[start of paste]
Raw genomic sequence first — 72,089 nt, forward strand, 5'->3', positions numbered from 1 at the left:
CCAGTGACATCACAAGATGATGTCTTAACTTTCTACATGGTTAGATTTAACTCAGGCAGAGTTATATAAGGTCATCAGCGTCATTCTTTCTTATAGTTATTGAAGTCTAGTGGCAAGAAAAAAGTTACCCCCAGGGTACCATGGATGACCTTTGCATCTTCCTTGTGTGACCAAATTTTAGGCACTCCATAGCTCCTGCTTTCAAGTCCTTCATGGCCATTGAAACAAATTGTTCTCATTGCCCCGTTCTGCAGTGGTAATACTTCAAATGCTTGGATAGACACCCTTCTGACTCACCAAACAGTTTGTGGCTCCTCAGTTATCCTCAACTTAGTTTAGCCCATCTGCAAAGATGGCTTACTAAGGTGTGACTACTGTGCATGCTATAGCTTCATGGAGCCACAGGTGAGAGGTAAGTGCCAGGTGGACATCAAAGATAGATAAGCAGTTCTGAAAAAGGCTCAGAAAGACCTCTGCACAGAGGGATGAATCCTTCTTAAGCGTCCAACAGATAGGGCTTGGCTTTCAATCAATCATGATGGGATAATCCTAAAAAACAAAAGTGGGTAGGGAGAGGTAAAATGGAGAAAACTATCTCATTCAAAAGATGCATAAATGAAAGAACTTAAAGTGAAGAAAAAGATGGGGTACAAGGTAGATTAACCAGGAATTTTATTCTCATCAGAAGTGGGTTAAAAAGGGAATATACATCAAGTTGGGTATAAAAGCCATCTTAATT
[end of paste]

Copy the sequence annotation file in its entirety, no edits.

Raw genomic sequence first — 72,089 nt, forward strand, 5'->3', positions numbered from 1 at the left:
CCAGTGACATCACAAGATGATGTCTTAACTTTCTACATGGTTAGATTTAACTCAGGCAGAGTTATATAAGGTCATCAGCGTCATTCTTTCTTATAGTTATTGAAGTCTAGTGGCAAGAAAAAAGTTACCCCCAGGGTACCATGGATGACCTTTGCATCTTCCTTGTGTGACCAAATTTTAGGCACTCCATAGCTCCTGCTTTCAAGTCCTTCATGGCCATTGAAACAAATTGTTCTCATTGCCCCGTTCTGCAGTGGTAATACTTCAAATGCTTGGATAGACACCCTTCTGACTCACCAAACAGTTTGTGGCTCCTCAGTTATCCTCAACTTAGTTTAGCCCATCTGCAAAGATGGCTTACTAAGGTGTGACTACTGTGCATGCTATAGCTTCATGGAGCCACAGGTGAGAGGTAAGTGCCAGGTGGACATCAAAGATAGATAAGCAGTTCTGAAAAAGGCTCAGAAAGACCTCTGCACAGAGGGATGAATCCTTCTTAAGCGTCCAACAGATAGGGCTTGGCTTTCAATCAATCATGATGGGATAATCCTAAAAAACAAAAGTGGGTAGGGAGAGGTAAAATGGAGAAAACTATCTCATTCAAAAGATGCATAAATGAAAGAACTTAAAGTGAAGAAAAAGATGGGGTACAAGGTAGATTAACCAGGAATTTTATTCTCATCAGAAGTGGGTTAAAAAGGGAATATACATCAAGTTGGGTATAAAAGCCATCTTAATT